Looks like our recent post, on why Americans should calm down about Ebola, worked: in a recent Washington Post/ABC News poll, 63% of respondents said they were “confident in the government’s ability to respond to an outbreak of the Ebola virus in the United States.”
That was the good news. We had hoped that the recent panic might lead more of us to support policies that would strengthen healthcare systems in west Africa, where the disease where the disease has been devastating. The bad news is that hasn’t happened:
An overwhelming 70 percent support restrictions on travel from afflicted countries (which helps explain why vulnerable Democrats have caved to Republican pressure and come out in support of one, too). And far more (61 percent) think we need to do more against Ebola in the United States than think we need to do more to stop the spread of it in Africa (46 percent).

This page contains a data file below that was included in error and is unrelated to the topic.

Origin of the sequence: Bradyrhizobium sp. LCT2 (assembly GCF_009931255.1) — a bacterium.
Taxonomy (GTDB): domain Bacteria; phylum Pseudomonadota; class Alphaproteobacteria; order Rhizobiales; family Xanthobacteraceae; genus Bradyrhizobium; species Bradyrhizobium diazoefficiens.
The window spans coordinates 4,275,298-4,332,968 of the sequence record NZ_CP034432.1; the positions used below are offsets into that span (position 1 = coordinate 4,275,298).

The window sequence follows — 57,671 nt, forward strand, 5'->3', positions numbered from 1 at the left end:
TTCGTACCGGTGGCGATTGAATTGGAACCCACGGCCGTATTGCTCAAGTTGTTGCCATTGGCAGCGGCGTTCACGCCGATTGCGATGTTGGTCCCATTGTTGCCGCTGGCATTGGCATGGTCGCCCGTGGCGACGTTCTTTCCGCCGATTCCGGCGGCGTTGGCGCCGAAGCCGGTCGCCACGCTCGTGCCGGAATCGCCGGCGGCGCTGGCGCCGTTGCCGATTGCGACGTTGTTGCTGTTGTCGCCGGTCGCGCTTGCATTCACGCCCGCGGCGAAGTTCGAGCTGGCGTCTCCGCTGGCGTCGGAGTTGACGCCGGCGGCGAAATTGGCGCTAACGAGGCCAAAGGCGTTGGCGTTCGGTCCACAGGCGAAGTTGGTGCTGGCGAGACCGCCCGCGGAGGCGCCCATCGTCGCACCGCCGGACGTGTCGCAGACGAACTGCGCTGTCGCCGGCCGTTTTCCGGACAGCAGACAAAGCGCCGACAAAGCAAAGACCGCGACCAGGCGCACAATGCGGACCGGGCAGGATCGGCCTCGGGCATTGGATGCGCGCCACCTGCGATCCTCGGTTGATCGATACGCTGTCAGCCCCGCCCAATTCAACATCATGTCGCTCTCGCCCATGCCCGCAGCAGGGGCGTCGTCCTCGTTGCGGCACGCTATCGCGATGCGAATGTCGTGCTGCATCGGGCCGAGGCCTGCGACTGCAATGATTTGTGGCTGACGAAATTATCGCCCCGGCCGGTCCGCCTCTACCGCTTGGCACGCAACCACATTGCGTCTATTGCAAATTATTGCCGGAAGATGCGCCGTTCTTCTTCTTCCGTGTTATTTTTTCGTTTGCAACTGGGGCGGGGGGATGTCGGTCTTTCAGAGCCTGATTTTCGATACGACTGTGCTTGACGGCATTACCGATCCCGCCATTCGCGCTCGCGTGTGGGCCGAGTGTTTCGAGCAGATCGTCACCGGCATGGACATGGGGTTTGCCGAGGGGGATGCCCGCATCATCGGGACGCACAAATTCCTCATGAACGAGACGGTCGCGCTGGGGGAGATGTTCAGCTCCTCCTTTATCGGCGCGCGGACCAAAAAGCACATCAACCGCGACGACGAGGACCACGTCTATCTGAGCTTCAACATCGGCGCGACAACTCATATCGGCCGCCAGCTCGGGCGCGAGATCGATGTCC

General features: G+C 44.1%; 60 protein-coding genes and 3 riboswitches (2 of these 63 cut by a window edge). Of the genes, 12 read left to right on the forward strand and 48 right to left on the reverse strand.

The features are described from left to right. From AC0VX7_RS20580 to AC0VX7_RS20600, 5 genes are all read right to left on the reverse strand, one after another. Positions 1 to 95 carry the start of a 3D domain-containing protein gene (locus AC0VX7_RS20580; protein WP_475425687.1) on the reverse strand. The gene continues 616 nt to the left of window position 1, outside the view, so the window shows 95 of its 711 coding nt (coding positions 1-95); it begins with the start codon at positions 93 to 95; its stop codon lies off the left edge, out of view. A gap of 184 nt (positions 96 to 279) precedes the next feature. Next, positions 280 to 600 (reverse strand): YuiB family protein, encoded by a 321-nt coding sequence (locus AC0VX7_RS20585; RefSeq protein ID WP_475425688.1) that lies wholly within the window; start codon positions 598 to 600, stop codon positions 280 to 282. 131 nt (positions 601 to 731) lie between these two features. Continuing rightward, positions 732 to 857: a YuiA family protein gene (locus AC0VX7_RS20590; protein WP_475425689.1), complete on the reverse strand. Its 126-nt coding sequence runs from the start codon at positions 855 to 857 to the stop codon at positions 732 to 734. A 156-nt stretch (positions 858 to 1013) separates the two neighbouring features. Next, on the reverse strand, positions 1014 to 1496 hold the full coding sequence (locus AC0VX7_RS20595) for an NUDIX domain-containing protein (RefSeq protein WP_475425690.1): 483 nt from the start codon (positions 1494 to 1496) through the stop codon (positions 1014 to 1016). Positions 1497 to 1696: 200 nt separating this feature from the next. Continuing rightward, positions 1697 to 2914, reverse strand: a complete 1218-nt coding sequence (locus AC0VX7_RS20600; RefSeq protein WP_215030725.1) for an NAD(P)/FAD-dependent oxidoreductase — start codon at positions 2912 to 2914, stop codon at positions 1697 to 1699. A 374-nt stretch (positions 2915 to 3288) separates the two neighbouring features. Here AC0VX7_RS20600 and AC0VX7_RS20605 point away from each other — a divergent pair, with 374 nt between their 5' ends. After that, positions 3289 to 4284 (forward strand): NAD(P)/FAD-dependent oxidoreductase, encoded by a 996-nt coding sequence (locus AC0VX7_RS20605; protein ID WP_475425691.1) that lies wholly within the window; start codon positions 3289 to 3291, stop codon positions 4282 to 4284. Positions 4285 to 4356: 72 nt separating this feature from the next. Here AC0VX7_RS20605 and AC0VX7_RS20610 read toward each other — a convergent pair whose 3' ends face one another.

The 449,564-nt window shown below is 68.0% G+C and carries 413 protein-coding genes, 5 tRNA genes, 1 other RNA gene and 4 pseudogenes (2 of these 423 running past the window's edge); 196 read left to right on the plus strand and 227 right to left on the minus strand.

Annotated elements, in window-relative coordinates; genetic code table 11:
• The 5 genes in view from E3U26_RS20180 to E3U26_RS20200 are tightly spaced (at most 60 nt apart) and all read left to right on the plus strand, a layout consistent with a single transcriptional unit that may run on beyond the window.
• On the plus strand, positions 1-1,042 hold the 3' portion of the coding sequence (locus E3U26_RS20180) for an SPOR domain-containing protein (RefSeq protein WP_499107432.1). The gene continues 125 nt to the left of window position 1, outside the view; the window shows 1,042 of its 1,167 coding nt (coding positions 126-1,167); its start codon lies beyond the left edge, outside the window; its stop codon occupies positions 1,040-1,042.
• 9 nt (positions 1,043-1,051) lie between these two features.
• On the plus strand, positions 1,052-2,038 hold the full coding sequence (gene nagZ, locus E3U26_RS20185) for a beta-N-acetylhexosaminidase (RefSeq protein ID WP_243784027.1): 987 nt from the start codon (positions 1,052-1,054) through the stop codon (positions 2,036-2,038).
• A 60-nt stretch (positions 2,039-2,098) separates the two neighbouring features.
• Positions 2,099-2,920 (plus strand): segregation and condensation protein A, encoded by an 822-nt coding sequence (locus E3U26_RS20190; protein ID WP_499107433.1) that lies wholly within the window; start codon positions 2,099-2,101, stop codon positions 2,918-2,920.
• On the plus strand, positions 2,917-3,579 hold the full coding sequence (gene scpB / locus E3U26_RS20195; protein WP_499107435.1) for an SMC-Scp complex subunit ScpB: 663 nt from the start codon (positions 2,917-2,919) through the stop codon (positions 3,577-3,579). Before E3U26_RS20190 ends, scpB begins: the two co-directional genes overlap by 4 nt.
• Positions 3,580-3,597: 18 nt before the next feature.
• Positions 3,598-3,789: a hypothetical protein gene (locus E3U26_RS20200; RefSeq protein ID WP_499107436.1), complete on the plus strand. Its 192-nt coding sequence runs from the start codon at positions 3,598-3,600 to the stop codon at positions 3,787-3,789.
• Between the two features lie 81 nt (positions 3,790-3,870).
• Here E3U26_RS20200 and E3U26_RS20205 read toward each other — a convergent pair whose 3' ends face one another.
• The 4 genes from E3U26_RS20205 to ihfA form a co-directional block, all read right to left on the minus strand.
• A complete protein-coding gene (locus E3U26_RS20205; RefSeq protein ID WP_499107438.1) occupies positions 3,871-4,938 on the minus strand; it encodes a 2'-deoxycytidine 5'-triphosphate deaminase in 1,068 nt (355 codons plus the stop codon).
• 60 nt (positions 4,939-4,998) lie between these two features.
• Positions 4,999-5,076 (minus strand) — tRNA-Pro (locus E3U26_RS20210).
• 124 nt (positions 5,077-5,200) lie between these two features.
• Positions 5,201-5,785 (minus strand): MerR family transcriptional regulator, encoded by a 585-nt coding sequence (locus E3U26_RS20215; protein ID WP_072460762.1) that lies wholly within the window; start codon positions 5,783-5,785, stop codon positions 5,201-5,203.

Public health experts agree that to end the threat of Ebola in the United States, we need to stop its spread in west Africa. They also say that restrictions on travel– especially those targeting healthcare workers, like the mandatory quarantines announced by governors Mario Cuomo (D-NY), Chris Christie (R-NJ), and Pat Quinn (D-Ill.)— could actually increase the chances of future outbreaks here.
The risk of returning healthcare workers causing an Ebola outbreak in the U.S. is low
From The New York Times:
Doctors Without Borders (MSF) has sent 700 doctors and aid workers from around the world to Ebola-stricken countries. Of those, 270 are currently working there. Only three have contracted Ebola: a doctor from Norway, another from France, and now, an American.
We should also point out that the American in NYC is the only MSF worker who was diagnosed after returning home, and it’s extremely unlikely that he infected anyone else. Ebola is only contagious in those who are showing symptoms, and he, like other returning healthcare workers, was monitoring his temperature twice daily, and sought treatment as soon as he fell ill.
What we should be worried about is the virus spreading to other developing countries, in Africa and beyond